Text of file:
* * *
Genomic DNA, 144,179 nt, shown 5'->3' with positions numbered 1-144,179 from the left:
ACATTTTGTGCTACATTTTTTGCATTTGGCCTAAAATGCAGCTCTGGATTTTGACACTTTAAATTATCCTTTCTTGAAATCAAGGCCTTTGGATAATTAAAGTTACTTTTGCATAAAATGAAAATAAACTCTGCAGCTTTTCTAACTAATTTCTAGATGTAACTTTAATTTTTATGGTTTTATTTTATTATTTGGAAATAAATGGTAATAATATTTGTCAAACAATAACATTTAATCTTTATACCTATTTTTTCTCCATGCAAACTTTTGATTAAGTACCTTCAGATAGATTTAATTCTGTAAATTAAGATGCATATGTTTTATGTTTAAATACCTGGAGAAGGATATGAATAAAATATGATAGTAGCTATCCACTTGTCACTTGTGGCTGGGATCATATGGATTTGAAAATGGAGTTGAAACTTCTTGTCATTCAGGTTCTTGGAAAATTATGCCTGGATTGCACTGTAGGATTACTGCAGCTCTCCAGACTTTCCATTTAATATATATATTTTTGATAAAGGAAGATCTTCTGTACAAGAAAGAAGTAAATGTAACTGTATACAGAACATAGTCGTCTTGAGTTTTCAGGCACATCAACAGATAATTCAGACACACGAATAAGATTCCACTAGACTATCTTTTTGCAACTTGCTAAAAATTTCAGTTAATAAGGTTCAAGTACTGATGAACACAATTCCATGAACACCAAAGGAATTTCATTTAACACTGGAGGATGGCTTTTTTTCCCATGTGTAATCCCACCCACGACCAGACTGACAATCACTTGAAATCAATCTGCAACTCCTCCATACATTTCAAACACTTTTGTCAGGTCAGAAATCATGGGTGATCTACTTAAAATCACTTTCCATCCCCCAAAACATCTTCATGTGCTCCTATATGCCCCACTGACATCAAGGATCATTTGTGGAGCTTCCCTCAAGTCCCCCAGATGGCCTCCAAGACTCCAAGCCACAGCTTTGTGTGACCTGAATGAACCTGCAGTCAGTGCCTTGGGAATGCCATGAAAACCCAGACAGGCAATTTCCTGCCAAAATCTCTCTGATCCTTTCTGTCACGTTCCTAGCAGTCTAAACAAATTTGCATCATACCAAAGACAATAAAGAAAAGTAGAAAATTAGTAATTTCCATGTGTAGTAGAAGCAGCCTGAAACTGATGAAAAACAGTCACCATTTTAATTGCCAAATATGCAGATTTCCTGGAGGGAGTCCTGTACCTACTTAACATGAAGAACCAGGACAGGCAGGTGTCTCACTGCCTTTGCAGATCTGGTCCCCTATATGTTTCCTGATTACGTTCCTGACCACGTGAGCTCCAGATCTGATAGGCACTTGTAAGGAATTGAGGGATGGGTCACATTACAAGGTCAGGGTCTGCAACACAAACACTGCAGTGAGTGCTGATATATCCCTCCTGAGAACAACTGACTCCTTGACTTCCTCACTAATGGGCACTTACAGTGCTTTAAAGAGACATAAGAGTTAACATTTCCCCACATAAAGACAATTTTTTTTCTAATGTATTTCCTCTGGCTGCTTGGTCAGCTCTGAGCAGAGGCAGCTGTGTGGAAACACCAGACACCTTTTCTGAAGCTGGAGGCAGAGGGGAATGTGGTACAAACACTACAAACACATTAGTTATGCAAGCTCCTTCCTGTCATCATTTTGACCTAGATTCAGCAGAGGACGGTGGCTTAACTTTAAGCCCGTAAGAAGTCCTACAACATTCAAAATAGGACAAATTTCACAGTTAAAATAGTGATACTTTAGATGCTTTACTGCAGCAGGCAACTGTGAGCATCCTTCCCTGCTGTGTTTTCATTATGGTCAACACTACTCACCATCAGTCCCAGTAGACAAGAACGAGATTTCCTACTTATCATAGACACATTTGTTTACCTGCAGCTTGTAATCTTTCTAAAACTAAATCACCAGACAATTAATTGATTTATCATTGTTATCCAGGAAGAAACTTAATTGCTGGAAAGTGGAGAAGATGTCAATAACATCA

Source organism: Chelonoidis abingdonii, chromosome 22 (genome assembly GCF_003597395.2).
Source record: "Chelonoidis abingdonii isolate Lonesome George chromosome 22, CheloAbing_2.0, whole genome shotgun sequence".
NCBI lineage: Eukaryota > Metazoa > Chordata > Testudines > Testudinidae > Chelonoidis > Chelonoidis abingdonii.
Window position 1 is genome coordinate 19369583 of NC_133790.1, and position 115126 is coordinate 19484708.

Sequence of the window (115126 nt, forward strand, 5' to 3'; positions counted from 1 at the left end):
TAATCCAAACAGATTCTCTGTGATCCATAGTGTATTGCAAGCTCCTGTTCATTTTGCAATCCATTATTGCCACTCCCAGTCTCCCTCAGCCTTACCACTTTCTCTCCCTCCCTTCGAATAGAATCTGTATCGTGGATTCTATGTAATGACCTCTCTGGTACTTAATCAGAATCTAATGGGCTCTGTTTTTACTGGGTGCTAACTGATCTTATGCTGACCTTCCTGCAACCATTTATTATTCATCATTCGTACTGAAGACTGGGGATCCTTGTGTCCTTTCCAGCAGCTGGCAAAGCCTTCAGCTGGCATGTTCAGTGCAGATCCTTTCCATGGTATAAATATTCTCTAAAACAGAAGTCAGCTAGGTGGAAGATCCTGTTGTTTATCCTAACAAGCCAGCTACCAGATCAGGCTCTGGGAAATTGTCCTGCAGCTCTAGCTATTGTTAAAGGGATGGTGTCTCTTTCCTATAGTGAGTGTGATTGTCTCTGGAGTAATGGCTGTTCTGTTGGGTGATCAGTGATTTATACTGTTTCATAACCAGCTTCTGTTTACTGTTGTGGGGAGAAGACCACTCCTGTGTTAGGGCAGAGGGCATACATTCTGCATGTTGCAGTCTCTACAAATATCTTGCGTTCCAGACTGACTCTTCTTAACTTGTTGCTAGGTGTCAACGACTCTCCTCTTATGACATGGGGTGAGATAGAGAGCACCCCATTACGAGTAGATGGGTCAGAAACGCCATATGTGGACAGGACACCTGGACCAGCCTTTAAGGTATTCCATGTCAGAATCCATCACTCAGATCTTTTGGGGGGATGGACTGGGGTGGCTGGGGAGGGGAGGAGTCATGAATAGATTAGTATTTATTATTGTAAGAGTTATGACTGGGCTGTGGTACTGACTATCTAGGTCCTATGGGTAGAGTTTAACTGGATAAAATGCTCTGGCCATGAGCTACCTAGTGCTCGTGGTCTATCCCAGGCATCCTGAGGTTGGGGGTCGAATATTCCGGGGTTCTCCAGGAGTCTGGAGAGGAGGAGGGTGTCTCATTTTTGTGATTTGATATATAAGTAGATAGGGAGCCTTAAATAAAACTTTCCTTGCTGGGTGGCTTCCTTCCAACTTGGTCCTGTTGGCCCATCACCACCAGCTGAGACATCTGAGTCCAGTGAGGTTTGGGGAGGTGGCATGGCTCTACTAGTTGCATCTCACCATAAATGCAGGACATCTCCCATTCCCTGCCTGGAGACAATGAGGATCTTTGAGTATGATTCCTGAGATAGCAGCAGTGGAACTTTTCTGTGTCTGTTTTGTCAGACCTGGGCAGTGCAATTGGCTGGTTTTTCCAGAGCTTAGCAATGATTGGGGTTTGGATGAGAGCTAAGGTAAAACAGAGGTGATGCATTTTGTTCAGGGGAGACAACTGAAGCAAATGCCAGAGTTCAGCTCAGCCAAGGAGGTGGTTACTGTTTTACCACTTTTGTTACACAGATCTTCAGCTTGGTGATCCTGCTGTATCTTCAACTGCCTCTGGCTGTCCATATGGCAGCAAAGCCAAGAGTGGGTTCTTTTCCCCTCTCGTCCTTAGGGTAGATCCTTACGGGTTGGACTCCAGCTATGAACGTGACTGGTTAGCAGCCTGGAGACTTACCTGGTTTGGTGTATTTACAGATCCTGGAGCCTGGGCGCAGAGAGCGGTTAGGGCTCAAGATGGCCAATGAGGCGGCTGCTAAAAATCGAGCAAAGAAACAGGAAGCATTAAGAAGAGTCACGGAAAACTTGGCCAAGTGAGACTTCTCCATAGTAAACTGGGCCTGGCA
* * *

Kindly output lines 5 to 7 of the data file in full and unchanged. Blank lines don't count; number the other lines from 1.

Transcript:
NCBI lineage: Eukaryota > Metazoa > Chordata > Testudines > Testudinidae > Chelonoidis > Chelonoidis abingdonii.
Window position 1 is genome coordinate 19369583 of NC_133790.1, and position 115126 is coordinate 19484708.

Sequence of the window (115126 nt, forward strand, 5' to 3'; positions counted from 1 at the left end):